The World Wide Web is still among the most prominent Internet applications. While the Web landscape has been in perpetual movement since the very beginning, these last few years have witnessed some noteworthy proposals such as SPDY, HTTP/2 and QUIC which could disrupt the Web status quo and profoundly reshape the protocols family at application layer. We’re working toward the definition and assessment of objective metrics (such as SpeedIndex, Above-The-Fold and variants) related to quality of user experience [PAM-18],[SIGCOMM-QoE-16],[INFOCOM-IC-16],[GLOBECOM-03] and on gathering and analyzing subjective user feedback [PAM-17], [PAM-18].
In all cases, we make our code and dataset available below!
- We are proud that our [PAM-18] work has won the Best dataset award !
- We are proud that our [SIGCOMM-QoE-16] work has received the Best paper award ! and was reprinted in ACM SIGCOMM Comput. Commun. Rev.
- We were proud that our [INFOCOM-IC-16] work was Finalist at the IEEE Infocom 2016 Innovation Challenge !
- Our latest effort has been accepted at QoMEX 2018! more info coming
- We have devised an approximation of Above-the-Fold (ATF) metric, that was published at [PAM-18]
- We have released an implementation of ATF as a chrome plugin on GitHub and on the chrome app store (see Code section)
- We have release the about 9,000 MOS points used to verify the match with user QoE (see Dataset section) in [PAM-18]
- We are preparing a demo, for further details please see the Paper section, or have a look at the following video for a quick idea!
- Our work on studying HTTP/1.1 vs HTTP/2 with objective QoE and subjective MOS metrics appeared at [PAM-17].
- Our work on defining approximated SpeedIndex metrics appeared at [SIGCOMM-QoE-16]
SpeedIndex approximations: ByteIndex and ObjectIndex
In particular we propose in [SIGCOMM-QoE-16] two replacement metrics for Google’s SpeedIndex, namely ObjectIndex and ByteIndex, that are structurally similar to the SpeedIndex but tremendously simpler to compute. In a nutshell we argue that, to some extent, the objects (or bytes) that are received by the browser (or the network card) can provide a first approximation of the visual completeness of the rendering process. We test SpeedIndex, ObjectIndex and ByteIndex (along with other metrics) on the Alexa top-100 dataset, finding high levels of correlation among these metrics as shown in the arc diagram
- Here you can download the datasets of our [SIGCOMM-QoE-16] paper
Approximate Above the Fold (AATF)
Arguing for limitations of SpeedIndex match to faithfully represent user QoE, more recently we proposed [PAM-18] a simple way to approximate Google’s Above-the-Fold (ATF) time. By coupling the ATF knowledge to refine the SpeedIndex and ByteIndex-like metrics, to gather a closer match of user quality of experience measured with subjective tests (see the MOS section below). As in the example out of the 154 images in the page, only 8 are direclty visible “above the fold”: the time it takes to download and render these images (5.37s) is much lower than the time it takes to download all the data in the page (16.11s). However the user will just notice the above the fold content in a first time.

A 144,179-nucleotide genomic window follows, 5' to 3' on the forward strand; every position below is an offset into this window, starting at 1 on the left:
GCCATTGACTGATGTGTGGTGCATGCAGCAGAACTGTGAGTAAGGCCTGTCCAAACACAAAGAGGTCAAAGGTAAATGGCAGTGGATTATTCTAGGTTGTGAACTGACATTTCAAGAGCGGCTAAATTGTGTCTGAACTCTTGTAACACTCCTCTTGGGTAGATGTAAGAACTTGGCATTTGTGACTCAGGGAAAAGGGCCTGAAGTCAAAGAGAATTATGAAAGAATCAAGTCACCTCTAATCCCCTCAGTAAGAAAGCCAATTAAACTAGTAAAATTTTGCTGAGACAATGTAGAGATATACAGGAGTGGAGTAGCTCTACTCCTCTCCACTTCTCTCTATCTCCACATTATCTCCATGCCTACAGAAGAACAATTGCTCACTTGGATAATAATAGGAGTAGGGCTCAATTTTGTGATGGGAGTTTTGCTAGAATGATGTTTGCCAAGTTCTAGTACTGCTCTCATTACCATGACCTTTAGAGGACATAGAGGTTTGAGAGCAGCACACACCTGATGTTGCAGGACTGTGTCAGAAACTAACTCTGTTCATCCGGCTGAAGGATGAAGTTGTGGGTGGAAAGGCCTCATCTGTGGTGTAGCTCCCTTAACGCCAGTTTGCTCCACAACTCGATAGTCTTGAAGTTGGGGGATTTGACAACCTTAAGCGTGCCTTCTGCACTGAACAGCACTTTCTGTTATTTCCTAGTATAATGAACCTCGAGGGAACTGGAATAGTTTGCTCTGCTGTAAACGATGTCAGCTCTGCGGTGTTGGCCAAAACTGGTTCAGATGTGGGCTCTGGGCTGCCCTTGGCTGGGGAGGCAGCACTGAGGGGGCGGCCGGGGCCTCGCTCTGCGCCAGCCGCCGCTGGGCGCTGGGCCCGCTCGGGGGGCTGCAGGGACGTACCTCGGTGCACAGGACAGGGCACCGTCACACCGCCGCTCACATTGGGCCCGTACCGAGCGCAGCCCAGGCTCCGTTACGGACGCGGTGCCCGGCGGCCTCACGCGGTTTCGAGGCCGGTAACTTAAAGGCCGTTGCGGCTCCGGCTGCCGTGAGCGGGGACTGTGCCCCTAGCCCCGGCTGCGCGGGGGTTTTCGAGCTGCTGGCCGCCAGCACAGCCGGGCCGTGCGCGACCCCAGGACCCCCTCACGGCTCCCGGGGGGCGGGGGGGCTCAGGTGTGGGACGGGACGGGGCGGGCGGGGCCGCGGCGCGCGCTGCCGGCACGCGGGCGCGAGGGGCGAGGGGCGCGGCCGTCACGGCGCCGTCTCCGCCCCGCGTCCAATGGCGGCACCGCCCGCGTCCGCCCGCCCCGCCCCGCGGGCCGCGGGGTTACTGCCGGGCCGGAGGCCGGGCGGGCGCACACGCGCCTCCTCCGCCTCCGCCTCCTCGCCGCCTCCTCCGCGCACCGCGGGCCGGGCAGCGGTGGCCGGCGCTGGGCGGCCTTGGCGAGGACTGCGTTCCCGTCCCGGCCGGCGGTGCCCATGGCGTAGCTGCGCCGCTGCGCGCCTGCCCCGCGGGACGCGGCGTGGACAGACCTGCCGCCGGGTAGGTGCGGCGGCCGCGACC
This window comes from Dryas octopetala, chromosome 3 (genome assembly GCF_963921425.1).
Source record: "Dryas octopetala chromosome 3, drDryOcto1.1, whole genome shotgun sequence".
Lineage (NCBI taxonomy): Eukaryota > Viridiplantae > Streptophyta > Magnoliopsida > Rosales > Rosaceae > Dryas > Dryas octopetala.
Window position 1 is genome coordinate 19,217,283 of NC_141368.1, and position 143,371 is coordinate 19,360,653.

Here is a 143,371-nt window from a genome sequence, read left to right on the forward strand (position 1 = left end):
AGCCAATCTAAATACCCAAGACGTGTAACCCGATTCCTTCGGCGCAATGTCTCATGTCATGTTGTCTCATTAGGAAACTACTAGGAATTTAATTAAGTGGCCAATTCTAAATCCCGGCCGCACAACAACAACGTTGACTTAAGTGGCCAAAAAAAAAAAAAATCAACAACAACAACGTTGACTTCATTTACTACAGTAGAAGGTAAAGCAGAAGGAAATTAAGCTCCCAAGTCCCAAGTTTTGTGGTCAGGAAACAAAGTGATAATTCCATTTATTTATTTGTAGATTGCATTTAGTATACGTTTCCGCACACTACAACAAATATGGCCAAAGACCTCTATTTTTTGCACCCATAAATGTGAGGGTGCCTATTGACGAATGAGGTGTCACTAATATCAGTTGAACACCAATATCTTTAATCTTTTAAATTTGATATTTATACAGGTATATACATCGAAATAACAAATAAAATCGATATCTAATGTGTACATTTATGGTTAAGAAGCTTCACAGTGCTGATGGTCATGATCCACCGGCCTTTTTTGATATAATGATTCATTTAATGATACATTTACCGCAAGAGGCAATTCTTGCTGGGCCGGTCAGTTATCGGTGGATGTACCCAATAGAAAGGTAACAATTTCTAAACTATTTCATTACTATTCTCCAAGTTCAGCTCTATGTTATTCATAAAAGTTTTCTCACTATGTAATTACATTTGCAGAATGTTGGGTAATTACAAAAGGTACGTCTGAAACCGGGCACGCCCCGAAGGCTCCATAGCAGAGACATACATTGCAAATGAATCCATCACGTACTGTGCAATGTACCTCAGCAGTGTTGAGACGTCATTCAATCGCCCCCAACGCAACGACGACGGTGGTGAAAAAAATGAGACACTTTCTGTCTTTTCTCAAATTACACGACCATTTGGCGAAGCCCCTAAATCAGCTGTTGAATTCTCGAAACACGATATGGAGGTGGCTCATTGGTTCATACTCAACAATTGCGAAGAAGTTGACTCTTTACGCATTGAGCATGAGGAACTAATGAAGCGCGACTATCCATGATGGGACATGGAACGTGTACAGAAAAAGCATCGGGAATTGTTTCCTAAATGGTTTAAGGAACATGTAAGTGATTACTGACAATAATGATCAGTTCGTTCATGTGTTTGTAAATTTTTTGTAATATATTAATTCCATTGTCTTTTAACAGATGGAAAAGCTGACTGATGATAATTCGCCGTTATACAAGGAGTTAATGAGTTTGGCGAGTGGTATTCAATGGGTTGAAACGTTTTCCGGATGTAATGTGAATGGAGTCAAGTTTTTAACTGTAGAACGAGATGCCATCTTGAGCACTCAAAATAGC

We have designed and implemented an approximation of Google’s Above-the-Fold (ATF) metric.
- you can find a description of the approximation in [PAM-18] along with a thorough testing against ITU-T and IQX models, and data-driven models built on the dataset using standard machine-learning techniques
- the code, from which a screenshot is shown above, is available on GitHub and on the chrome app store (see Code section)
User Mean Opinion Score (MOS)
In [PAM-17] we engineered a testbed and collected over 4,000 subjective MOS metrics to contrast HTTP/1.1 vs HTTP/2 from a user viewpoint. We have complemented this measurement campaign for our Above the Fold (ATF) work, collecting over 9,000 MOS points [PAM-18]. A very detailed description of the dataset is available in the (aptly named) “The Good, The Bad and The Ugly” technical report [DIRECTORSCUT-16] (however shall you use the dataset please cite one of our [PAM-17] [PAM-18] papers, thanks!)
- We are preparing a Jupyter nootebok with code to help you get started on this dataset. In the meanwhile, you can grab these datasets below!
- We have previously released the dataset of our [PAM-17] paper, accounting for over 4,000 MOS points, but as we have been collecting more MOS points, we suggest you to grab the lastest [PAM-18] version
- [466KB compressed, 24MB raw] webmos-pam17.arff.gz (md5sum: ff286e98d3d9bc6524ef3929928044eb)
- [1.5MB compressed, 5MB raw] webmos-9k.arff.gz a dataset comprising over 9,000 MOS points
- [486KB compressed, 1.9MB raw ] webmos-9k-sanitized.arff.gz the sanitized dataset comprising over 3,000 MOS points, that we describe and use in [PAM-18] and [QoMEX-18]
IEEE International Conference on Computer Communications (INFOCOM'18), Honolulu, United States, 2018.
International Conference on Passive and Active Network Measurement (PAM), Berlin, Germany, 2018, (keyword=newnet,webqoe).
Passive and Active Measurements, 2017, (keyword: QoE; Quality of Experience; DOM; onLoad; TTFB; TTFP; Abovethe-fold; SpeedIndex; ByteIndex; ObjectIndex; MOS).
ACM SIGCOMM Workshop on QoE-based Analysis and Management of Data Communication Networks (Internet-QoE 2016),, 2016, (keywords: Quality of Experience; DOM; onLoad; TTFB; TTFP; Above- the-fold; SpeedIndex; ByteIndex; ObjectIndex; MOS. Note: Selected as Best Paper in the workshop for reprint in ACM SIGCOMM Comput. Commun. Rev.).